Book People

a speech by Paulette Dickerson

Chair, Montgomery County Library Board


In November the Montgomery County Library Board had its annual meeting with the County Executive. The topics covered were wide-ranging, as usual, and, as usual, centered on improving library service countywide. Mr. Duncan told us that he believes we need new libraries in Germantown, Silver Spring, and Rockville.

The Library Board supports these projects for this CIP cycle, as well as the renovations due for the Long Branch and Bethesda Libraries.

Essentially that is what I have come here to say. I could leave now. But ....

I am a book person who comes from a line of book people. My family was early in the PC cycle too. We had a Commodore PET with 8k of RAM and a cassette tape drive. We are all information junkies. One of my brothers is a docent at the Main Branch of the Los Angeles Public Library. The idea of neighborhood libraries is imprinted on my soul.

In junior high school I discovered that I could detour to the local library on the way home without losing much time. I could pick up a stack of books every few days. I had them behind the bed, under the desk, under the bed, behind the desk, on top of the bed, on top of the desk, and scattered about on the closet floor. I spent most of my allowance on fines, and, instead of grounding me, my Mom would take my library card away.

If I had a magic wand I would wish every person in Montgomery County could develop a love for libraries, books, and knowledge that the almost effortless access to the local library gave me as a child. I can't do that, but this is the next best thing: to advocate for more libraries.

Germantown, Rockville, and Silver Spring are very different communities, but all are alike right now because they are all in flux. Their town "centers" are being redefined and rebuilt, and not only the town centers are changing.

Germantown has one third of the housing starts countywide. With the explosive growth of the last few years the branch at the County Services building is already woefully inadequate. There is no room to expand at the current site, so the next step is a larger building at a new site. A new Germantown Library building could anchor the new town center.

Rockville's town center is also in the process of redevelopment. The current Rockville Library branch is a midsized building that has neither adequate parking nor expandability. Libraries must have floors that can bear a much heavier load than other uses require. Even if the Library Department's administrative offices moved out, the cost of restructuring, essentially recreating the building, would be prohibitive. The site selection process is well underway with details to be ironed out between the County and the City of Rockville.

It makes sense to move forward on the Rockville Library Project as quickly as possible, while the State of Maryland is willing to share the cost of a parking garage that can service both a new library and a new courthouse.

This brings us to the Silver Spring Library, another older branch with a too-small building and parking lot problems. Several sites within the Silver Spring business district have been proposed as possible library sites in the recent past. As the redevelopment has progressed, many of those sites have been taken. Yet the Silver Spring Library does need a radical expansion to serve the disparate residents and businesses in that part of lower Montgomery County.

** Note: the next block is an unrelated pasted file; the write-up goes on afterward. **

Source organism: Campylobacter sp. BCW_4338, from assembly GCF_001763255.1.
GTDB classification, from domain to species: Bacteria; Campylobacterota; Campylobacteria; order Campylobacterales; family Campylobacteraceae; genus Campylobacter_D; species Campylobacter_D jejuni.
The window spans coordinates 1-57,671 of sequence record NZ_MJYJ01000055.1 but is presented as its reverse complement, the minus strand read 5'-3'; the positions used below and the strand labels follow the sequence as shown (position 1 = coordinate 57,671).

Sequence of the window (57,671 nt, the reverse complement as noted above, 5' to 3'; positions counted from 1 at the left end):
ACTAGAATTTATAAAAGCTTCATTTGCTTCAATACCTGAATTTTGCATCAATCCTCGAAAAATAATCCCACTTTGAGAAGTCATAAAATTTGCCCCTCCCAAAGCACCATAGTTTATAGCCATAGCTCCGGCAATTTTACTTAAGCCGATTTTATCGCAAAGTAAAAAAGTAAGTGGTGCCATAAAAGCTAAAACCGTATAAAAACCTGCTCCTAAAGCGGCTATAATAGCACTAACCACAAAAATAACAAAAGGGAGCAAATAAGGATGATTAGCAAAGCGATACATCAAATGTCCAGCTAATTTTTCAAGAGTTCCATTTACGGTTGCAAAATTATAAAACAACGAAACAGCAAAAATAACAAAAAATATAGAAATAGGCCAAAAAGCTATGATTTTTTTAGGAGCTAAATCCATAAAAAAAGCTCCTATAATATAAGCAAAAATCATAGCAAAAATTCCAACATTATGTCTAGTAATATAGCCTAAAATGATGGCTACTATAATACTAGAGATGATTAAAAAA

Besides the expanding business community, there is a plethora of infill housing being built in that area, with many young professionals and their families moving in to take advantage of its proximity to DC and environs. This is not your Grandmother's Silver Spring, with its genteel aging population. Many of the new arrivals are new to this country and new to the English language as well. Their service needs require a different kind of library, with more room for ESOL and conversation classes, perhaps with an expansion of the Job Center, the foreign language collection, and other Library outreach programs.

If the County is to encourage growth for small- and medium-sized businesses, then a Business Resource Center at Silver Spring would be a real asset to the community. A new library building could accommodate all of these amenities.

It is a shame that we have to come here, year after year, to beg for good or better library service, good or better schools, good or better roads, ..., that citizens have to justify these things in terms of the tax base, voter support, public demonstrations, letters to the editor, and testimony. That we have to talk about business plans and justify staffing rather than expecting a planned program of growth in the libraries, the schools, and the infrastructure that automatically accelerates as the County grows. When we come here we find ourselves pitted against each other for County services that we shouldn't have to justify at all.

    When others fail him, the wise man looks
       To the sure companionship of books.
           Andrew Lang

This speech was written by Paulette Dickerson and given by her at the Montgomery County Capital Improvement Program public hearing, Rockville, Maryland on 8 February 2000.



Paulette Dickerson P.O. Box 598 Kensington, MD. 20895-0598
pdickerson(at)hers.com
http://librariesfriend.com
Private Citizen / Library Advocate
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Send comments or suggestions to:
E-Mail: "pdickerson (at) hers.com"
Paper Mail: Paulette Dickerson, P.O.Box 598, Kensington, MD 20895-0598, USA

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